Inviting beginners and more experienced researchers to explore new ways of writing, this book introduces readers to creatively written research in a variety of formats including plays and poems, videos and comics. It not only gives social researchers permission to write creatively but also shows them how to do so.
Creative research methods can help to answer complex contemporary questions which are hard to answer using conventional methods alone. Creative methods can also be more ethical, helping researchers to address social injustice.
This bestselling book, now in its second edition, is the first to identify and examine the five areas of creative research methods:
• arts-based research
• embodied research
• research using technology
• multi-modal research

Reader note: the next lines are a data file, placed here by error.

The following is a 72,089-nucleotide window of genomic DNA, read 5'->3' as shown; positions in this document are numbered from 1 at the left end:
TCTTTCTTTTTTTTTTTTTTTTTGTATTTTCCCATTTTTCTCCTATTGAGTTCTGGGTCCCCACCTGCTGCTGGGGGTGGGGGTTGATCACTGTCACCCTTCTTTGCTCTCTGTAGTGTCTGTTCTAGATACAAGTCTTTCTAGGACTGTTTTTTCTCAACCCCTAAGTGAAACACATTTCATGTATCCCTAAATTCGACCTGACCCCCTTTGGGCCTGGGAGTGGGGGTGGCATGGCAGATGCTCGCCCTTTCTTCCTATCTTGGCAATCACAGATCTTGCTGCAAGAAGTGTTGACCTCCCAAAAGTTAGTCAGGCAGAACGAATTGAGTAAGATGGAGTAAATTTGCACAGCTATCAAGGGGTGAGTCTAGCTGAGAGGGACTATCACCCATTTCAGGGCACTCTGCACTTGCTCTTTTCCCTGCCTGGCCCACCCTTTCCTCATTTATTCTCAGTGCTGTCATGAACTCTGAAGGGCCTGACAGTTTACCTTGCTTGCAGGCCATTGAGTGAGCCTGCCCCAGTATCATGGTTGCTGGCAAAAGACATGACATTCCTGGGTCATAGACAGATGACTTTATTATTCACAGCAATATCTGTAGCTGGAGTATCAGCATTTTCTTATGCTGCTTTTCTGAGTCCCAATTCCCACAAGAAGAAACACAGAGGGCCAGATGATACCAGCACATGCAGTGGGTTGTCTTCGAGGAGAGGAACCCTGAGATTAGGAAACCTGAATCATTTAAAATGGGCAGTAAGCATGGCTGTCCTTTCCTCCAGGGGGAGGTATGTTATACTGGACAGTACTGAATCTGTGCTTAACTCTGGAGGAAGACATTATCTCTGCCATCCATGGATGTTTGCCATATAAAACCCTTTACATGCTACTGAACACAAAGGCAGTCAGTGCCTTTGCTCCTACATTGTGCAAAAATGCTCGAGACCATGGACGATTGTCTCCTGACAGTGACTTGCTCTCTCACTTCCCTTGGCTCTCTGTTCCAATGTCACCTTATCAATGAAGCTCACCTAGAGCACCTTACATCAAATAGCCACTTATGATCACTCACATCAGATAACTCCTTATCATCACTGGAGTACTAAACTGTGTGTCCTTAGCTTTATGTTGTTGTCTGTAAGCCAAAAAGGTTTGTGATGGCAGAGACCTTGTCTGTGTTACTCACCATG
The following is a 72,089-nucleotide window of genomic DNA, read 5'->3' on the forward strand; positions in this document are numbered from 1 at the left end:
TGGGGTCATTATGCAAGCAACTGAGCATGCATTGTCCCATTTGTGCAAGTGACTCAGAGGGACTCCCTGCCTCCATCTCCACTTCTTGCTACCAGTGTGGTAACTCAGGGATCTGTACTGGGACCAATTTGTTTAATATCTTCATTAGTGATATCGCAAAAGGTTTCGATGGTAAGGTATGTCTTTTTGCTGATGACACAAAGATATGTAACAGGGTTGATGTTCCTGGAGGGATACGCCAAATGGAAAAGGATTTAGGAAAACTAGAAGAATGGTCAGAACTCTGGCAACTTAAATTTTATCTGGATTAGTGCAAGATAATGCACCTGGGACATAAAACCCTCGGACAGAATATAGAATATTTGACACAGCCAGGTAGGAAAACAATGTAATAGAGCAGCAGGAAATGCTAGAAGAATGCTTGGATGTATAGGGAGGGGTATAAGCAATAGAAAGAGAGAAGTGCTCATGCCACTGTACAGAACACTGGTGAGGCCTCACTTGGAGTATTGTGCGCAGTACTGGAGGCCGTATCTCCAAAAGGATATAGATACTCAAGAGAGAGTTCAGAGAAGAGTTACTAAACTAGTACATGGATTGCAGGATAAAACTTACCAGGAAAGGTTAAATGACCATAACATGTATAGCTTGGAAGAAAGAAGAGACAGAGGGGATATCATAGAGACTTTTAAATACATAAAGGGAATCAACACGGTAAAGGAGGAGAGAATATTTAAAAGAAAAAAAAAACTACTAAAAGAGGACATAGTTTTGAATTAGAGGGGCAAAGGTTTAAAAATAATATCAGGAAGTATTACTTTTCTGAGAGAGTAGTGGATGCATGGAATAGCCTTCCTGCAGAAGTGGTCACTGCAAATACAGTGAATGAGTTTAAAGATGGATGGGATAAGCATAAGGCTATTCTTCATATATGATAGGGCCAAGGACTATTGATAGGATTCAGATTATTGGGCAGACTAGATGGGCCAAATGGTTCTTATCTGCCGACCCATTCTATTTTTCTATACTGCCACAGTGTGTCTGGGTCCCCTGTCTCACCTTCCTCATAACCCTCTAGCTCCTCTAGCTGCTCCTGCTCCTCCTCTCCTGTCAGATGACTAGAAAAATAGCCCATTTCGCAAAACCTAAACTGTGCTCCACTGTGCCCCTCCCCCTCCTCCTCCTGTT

• transformative research frameworks.
Written in an accessible, practical and jargon-free style, with reflective questions, boxed text and a companion website to guide student learning, it offers numerous examples of creative methods in practice from around the world. This new edition includes a wealth of new material, with five extra chapters and over 200 new references. Spanning the gulf between academia and practice, this useful book will inform and inspire researchers by showing readers why, when, and how to use creative methods in their research.
This accessible reader brings together a selection of highly influential writings by Danny Dorling which look at inequality and social justice, why they matter and what they are. Encompassing an extensive range of print and online media - including newspaper articles and key publications - ‘Fair Play’ provides evidence that Britain is becoming more politically, socially and economically divided whilst coming together in terms of educational outcomes and reduced segregation by ethnicity.